31. The composition of claim 17, wherein said developer resin is present in an amount of up to about 18 parts based on the total weight of solids in the composition.
32. The composition of claim 17, further comprising a dispersant.
33. The composition of claim 17, wherein said developer composition is the CF coating in carbonless copy paper.
34. The composition of claim 33, wherein said composition is present in a coating weight ranging from about 0.8 to about 2.0 lbs./ream.
35. Carbonless copy paper comprising:
a CB sheet having front and back sides, including the composition of claim 1 coated onto its front side; and
a CF sheet having front and back sides, including the composition of claim 17 coated onto its front side.
36. The carbonless copy paper of claim 35, further comprising at least one CFB sheet having front and back sides, including the composition of claim 17 coated onto its front side.
Description
BACKGROUND OF THE INVENTION

1. Field of the Invention

The present invention relates to coating compositions for ink jet printing. Specifically, the invention relates to coating compositions for the CB, CF and/or CFB sheets in carbonless copying systems.

2. Description of Related Art

Standard carbonless copying systems or pressure sensitive copying paper include a plurality of substrates, e.g., paper sheets, arranged in a manifold, each sheet having one or more coatings on a surface thereof. The manifold is designed so that when external pressure caused by a printer, pen, or other instrument is applied to the outermost sheet, a colored image will be formed on at least one surface of each sheet of the manifold.

The top sheet of the manifold to which the pressure is applied has a coating on its back surface. This coated back surface typically includes microcapsules containing an initially colorless chemically reactive color-forming dye precursor dissolved in a carrier solvent as the fill material. The front surface of the next sheet, which is adjacent to the back surface of the top sheet, is coated with a material containing a component, such as a phenolic resin or reactive clay, that is capable of reacting with the colorless dye precursor contained in the microcapsules to produce a color. Thus, an external pressure on the front surface of the top sheet will rupture the microcapsules on the back surface and release the colorless dye precursor which then chemically reacts with the reactive component of the coated front of the adjacent sheet to produce a colored image corresponding to the area of pressure. Similarly, colored images are produced on each successive sheet of the manifold by the external pressure rupturing the microcapsules carried on the bottom surface of each sheet.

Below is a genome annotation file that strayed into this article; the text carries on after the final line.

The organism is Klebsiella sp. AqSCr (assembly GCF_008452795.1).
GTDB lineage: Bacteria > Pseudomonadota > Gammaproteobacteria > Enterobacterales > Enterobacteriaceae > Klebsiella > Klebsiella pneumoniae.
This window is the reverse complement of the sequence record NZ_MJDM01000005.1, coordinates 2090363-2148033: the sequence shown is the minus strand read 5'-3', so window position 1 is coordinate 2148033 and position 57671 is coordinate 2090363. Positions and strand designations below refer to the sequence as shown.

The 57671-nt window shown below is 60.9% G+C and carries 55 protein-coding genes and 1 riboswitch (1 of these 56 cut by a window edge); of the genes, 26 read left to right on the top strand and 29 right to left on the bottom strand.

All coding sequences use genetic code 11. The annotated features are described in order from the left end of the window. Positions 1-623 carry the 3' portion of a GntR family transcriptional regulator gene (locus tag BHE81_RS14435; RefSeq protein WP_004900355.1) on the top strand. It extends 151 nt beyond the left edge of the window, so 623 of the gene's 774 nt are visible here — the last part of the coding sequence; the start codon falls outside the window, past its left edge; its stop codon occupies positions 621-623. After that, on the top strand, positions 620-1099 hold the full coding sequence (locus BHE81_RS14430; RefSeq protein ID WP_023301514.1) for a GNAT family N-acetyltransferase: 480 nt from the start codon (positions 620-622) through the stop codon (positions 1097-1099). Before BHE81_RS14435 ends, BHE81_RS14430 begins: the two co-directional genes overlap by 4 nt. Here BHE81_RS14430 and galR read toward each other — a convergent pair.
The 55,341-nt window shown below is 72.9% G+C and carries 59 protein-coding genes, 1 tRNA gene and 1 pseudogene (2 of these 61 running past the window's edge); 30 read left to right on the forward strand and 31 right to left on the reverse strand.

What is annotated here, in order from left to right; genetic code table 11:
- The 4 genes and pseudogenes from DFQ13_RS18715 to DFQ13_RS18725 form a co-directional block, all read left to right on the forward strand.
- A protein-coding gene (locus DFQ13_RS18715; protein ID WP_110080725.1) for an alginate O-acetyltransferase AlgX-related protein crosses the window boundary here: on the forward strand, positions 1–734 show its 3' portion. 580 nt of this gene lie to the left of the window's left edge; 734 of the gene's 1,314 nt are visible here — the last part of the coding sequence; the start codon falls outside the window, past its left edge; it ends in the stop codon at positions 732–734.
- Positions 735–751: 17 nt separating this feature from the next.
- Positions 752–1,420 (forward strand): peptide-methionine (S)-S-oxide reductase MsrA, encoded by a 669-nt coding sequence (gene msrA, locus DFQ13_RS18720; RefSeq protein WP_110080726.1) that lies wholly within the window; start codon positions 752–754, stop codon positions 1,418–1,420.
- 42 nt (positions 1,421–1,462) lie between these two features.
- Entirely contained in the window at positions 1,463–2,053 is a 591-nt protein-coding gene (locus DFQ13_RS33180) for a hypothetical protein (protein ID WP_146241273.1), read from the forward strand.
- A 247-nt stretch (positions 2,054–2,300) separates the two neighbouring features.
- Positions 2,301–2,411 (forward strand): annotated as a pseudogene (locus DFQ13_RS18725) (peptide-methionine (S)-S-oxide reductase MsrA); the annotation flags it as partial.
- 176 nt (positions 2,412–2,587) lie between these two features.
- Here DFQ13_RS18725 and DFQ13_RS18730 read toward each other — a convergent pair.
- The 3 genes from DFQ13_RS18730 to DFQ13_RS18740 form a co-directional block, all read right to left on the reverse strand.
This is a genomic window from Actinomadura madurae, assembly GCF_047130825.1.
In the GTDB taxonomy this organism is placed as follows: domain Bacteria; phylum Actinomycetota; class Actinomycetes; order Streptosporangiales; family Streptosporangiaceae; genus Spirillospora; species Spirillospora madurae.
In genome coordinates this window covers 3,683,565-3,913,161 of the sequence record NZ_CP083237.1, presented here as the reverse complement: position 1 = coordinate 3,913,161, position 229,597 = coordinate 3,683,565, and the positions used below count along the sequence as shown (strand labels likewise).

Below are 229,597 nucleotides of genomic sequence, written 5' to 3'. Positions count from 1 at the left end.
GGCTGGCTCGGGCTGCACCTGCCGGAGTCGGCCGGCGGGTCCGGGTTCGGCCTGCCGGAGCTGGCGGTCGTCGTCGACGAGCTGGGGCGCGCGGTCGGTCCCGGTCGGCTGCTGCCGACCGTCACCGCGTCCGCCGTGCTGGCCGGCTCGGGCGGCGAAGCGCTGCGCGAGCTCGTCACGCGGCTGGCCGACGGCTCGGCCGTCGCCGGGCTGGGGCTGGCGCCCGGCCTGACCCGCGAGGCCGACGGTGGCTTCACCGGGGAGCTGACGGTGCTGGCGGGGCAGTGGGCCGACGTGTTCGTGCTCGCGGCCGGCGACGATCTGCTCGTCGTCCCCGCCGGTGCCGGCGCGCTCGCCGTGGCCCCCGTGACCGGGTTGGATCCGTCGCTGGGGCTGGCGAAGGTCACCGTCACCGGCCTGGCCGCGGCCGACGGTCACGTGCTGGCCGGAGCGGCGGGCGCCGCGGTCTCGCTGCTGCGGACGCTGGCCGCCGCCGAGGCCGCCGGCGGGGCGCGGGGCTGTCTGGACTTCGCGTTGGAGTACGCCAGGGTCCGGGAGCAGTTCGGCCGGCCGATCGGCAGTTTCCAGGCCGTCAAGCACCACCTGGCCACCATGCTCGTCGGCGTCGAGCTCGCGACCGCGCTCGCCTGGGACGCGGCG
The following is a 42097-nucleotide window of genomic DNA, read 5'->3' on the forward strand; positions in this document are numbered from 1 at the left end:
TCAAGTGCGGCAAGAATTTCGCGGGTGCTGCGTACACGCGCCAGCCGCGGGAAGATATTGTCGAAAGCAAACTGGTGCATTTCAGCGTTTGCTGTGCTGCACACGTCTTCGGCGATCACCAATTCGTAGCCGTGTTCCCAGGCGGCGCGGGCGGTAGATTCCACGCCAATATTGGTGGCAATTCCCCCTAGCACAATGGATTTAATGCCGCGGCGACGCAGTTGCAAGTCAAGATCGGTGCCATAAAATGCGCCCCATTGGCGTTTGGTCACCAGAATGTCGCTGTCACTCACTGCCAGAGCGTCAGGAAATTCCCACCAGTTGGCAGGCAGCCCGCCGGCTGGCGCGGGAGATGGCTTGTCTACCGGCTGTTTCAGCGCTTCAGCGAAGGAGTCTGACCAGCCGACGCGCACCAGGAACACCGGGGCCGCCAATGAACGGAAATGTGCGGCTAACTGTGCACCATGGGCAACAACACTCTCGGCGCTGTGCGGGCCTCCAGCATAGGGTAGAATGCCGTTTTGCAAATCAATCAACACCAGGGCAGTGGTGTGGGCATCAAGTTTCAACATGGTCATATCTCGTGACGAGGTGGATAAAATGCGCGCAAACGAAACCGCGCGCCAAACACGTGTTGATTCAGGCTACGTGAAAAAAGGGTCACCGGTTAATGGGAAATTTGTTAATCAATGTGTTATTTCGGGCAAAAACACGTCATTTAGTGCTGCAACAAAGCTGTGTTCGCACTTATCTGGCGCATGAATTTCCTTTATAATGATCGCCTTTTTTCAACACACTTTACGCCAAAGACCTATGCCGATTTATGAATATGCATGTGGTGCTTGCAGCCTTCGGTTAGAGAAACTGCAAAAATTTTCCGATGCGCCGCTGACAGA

The sheets of the carbonless copying system manifold are designated in the art by the terms CB for "coated back," CFB for "coated front and back," and CF for "coated front." The CB or transfer sheet is usually the top sheet of the manifold and the sheet to which the external pressure is applied. The CFB sheets are the intermediate sheets of the manifold, each of which is able to have an image formed on its front surface by a pressure, and each of which also transmits the contents of ruptured microcapsules from its back surface to the front surface of the next sheet. The CF or recording sheet is the bottom sheet and is coated only on its front surface so that an image can be formed on it.

There are many applications where it is desirable to print on carbonless copy paper forms by ink jet printing. For example, for many applications such as transportation waybills, muting documents, labels, and the like, it is desirable to produce variable imaging, such as bar codes, on carbonless papers. However, the use of ink jet printing on carbonless forms has resulted in poor scannability of bar codes. The present inventors found that the cause of this poor scannability was ink jet ink diffusion in the coating layer or layers resulting in poor edge definition of the image.

Thus, the need exists for a coating composition that enables ink jet printing to be carried out without loss of image definition, particularly with carbonless copy paper. A more particular need exists for a coating composition that enables ink jet printing of bar code imaging onto carbonless copy paper and overcomes problems of poor scannability.

The present invention satisfies that need by including a hydrated alumina together with a bivalent metal salt of a C12 to C24 alkyl acid, such as calcium or zinc stearate, into a coating composition on the top side of a CB sheet and/or the developer composition on the CFB or CF sheet. The presence of the hydrated alumina and the bivalent metal salt of a C12 to C24 alkyl acid, such as calcium or zinc stearate, has been found to significantly improve ink jet print quality.

Additional features and advantages of the invention will be set forth in the written description that follows, and in part will be apparent from the written description or may be learned from the practice of the invention. The advantages of the invention will be realized and attained by the ink jet printable coating composition and/or the developer composition particularly pointed out in the written description and claims herein.